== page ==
Hours after Iraqi Prime Minister Haider al-Abadi announced a ground offensive to retake Mosul from the clutches of Islamic State, a priest working in the thick of the country’s refugee crisis said people are happy with the advances, but unsure what the future will hold.
“We are so happy because yesterday the war began between the Iraqi
army and the Peshmerga with ISIS,” Father Roni Momika told CNA Oct. 17.
He relayed how shortly before, they had received the “good news” that
the ancient Monastery of the Martyrs Saint Behnam and his Sister Sarah,
also known as the Mar Behnam monastery, near Nimrud “is free,” though
it has suffered significant damage from Islamic State forces.
There are still many Christians living in the villages surrounding
Mosul, he noted, but said soldiers from the Iraqi army and the Kurdish
Peshmerga are with them.
“We hope that (soon) we will hear good news about Qaraqosh, a big
center for Christians, that it will be free and that there is no ISIS
there,” he said, but admitted that it might not be that easy.
Fr. Momika is a Syriac Catholic priest serving in the Kurdish capital
of Erbil, where he works in the city’s Aishty camp for the displaced.
He and his sister were among the victims wounded in a 2010 bombing of
buses transporting mainly Christian college students from the Plains of
Nineveh to the University of Mosul, where they were enrolled in
In 2014, while he was in seminary, Momika and his family were forced
to flee Qaraqosh, also known as Bakhdida, when Islamic State militants
attacked, taking over the city after storming it in the middle of the
night with bombs and gunfire.
Since his seminary was closed following Islamic State's assault, he
completed his studies in Lebanon, and returned to Iraq for his diaconate
ordination, which took place March 19.
On Aug. 5 he was ordained a
priest in the Aishty camp, where he continues to serve the people by
leading women's groups and working with youth.
He said the people are happy the offensive has finally started and
are hopeful of returning home, but cautioned that going back “is very
dangerous now because we don’t know if our homes and churches have been
destroyed or bombed,” or if there are mines hidden throughout their
If the effort to liberate Mosul is successful, “I think it will take
some time” to go back, the priest said, explaining that if they see that
the situation is safe “we will go,” but if they see that things aren’t
safe, they will have to stay until things are more stable.
Fr. Momika spoke to CNA shortly after Al-Abadi announced the start of
the highly-anticipated offensive to retake Mosul, which has been months
in the making, in the early hours of Monday morning. Mosul has been
under the control of the Islamic State since June 2014.
According to the Guardian, in a televised address Al-Abadi told Iraqi
citizens that “we have been battling ISIS for more than two years. We
started fighting ISIS in the outskirts of Baghdad, and thank God we are
now fighting them in the outskirts of Mosul, and God willing the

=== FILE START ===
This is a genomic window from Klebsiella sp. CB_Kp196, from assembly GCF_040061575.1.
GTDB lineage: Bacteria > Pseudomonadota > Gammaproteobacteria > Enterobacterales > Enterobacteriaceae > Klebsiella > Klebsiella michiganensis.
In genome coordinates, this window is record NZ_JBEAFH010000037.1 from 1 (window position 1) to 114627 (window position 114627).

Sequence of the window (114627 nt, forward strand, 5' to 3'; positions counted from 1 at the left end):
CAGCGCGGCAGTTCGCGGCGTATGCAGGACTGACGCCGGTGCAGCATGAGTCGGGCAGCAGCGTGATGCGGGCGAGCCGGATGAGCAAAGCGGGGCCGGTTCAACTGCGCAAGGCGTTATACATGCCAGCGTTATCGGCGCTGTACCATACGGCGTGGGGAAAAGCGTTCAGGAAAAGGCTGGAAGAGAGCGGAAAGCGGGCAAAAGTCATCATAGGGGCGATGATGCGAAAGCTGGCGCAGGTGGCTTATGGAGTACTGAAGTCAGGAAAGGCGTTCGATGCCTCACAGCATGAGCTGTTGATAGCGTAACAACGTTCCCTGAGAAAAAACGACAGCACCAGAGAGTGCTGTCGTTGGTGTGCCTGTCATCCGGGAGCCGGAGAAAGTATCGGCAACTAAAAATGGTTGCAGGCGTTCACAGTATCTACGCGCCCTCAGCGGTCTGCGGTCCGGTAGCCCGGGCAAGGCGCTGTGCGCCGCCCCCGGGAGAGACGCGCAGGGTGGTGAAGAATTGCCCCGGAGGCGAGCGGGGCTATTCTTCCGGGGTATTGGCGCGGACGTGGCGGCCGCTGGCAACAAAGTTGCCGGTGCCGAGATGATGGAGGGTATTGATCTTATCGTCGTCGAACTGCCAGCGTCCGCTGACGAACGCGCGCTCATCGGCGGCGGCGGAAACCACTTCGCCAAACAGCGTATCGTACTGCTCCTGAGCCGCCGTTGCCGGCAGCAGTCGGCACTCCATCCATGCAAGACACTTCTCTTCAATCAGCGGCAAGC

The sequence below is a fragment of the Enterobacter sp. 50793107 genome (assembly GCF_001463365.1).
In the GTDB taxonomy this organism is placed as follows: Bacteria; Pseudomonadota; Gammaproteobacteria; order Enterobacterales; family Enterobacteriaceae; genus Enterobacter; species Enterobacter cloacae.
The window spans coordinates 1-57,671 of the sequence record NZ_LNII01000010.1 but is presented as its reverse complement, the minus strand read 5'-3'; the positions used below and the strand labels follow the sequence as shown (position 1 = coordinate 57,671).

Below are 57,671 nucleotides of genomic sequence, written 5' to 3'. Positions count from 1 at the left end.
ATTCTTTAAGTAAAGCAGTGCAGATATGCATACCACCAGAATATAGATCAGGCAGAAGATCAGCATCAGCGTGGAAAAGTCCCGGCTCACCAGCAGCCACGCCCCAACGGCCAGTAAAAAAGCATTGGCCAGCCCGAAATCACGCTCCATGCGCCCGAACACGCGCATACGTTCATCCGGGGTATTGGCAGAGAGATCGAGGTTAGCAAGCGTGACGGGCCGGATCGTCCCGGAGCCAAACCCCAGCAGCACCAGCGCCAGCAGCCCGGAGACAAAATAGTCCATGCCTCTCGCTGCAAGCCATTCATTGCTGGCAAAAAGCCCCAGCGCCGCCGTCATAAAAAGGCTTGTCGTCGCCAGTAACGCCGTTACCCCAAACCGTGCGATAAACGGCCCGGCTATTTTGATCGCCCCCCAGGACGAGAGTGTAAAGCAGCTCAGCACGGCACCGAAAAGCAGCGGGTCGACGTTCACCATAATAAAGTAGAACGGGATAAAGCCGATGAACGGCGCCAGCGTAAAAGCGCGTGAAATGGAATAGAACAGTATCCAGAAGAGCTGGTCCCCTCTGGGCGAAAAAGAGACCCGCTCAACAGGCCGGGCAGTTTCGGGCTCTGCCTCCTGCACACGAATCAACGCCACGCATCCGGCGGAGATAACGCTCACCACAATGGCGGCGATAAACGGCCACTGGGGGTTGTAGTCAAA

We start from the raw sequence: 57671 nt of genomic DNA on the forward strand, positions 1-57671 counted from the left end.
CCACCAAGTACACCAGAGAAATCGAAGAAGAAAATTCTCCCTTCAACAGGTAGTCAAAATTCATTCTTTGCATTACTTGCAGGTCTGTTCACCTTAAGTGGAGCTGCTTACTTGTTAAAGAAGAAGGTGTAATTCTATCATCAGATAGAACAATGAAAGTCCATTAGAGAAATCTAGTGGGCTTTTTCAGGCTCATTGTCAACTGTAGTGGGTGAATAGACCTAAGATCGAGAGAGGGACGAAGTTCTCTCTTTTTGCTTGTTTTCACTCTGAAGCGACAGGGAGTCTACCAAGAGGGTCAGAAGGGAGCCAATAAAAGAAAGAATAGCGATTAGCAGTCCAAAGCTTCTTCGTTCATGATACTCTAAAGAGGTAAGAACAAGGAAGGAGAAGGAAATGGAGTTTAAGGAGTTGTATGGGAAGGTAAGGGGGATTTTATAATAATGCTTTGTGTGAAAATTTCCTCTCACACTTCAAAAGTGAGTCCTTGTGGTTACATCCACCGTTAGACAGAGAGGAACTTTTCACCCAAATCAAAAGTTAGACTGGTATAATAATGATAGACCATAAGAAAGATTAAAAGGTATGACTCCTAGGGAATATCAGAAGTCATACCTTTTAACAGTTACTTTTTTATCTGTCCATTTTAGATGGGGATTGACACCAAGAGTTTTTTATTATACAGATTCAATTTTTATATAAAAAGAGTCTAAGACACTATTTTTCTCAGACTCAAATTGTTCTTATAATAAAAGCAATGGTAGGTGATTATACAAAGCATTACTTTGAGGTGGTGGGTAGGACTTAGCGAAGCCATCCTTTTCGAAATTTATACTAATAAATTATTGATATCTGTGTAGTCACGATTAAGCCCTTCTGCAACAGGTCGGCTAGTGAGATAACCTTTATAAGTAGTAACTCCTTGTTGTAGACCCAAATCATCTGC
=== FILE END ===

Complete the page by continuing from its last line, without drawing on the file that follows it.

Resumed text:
decisive battle will be soon.”
“These forces that are liberating you today, they have one goal in
Mosul which is to get rid of Daesh (ISIS) and to secure your dignity.
They are there for your sake,” he said.
In addition to the Kurdish Peshmerga forces, U.S. troops, British and
French Special Forces, and a number of Turkish soldiers are supporting
the Iraqi army in the battle, which is expected to take between several
weeks to several months to complete, the Guardian reports. Many of the
Iraqi troops are based in Qarrayah, a town 45 miles south of Mosul which
was recaptured in August.
Mosul is the last major stronghold the Islamic State has in Iraq.
They have been steadily retreating since the end of last year in battles
against Iraqi and Peshmerga forces, as well as airstrikes from the
For several days Mosul has been surrounded by some 30,000 ground troops who were prepping for the initial attack.
As a warning to the roughly 600,000 residents left in Mosul, a city
of 2 million before Islamic State's 2014 assault, the Iraqi government
Sunday dropped thousands of leaflets throughout the city warning
civilians to avoid certain parts of the city, and cautioned them not to
listen to rumors spread by the Islamist militants that could cause
The Guardian reports that Islamic State is estimated to have nearly 6,000 fighters ready to defend Mosul.
Rueters News reports that the Mosul offensive is the one of Iraq’s
largest military operations since the 2003 U.S.-led invasion
overthrowing Saddam Hussein. Should the battle for Mosul be successful,
Islamic State's last main stronghold will be Raqqa in Syria.
However, given the number of civilians left in Mosul and the ease
with which Islamic State militants commit human atrocities, several
organizations, including the International Committee of the Red Cross
and the U.N., have said they are bracing for a severe humanitarian
crisis in which up to 1 million people could be left homeless,
displaced, or used as human shields.
According to Rueters, there are already more than 3 million people
who have displaced inside Iraq due to conflicts with the Islamic State.
In his comments to CNA, Fr. Momika said while the people are hopeful
that the battle will be successful, they know that their homes and
cities will not be in the same state when the fled two years ago, and
are prepared to start again from zero.
“If all is bombed, as it is now in Qaraqosh, they will have destroyed
everything,” he said, “They will have destroyed our homes, the
churches, schools, pharmacies, hospitals.”
With nothing left, the priest said they will need many things,
including money, to rebuild, and that “our youth, they will build and do
“Please pray for us,” he asked, explaining that there are still Christians in Iraq who want to stay.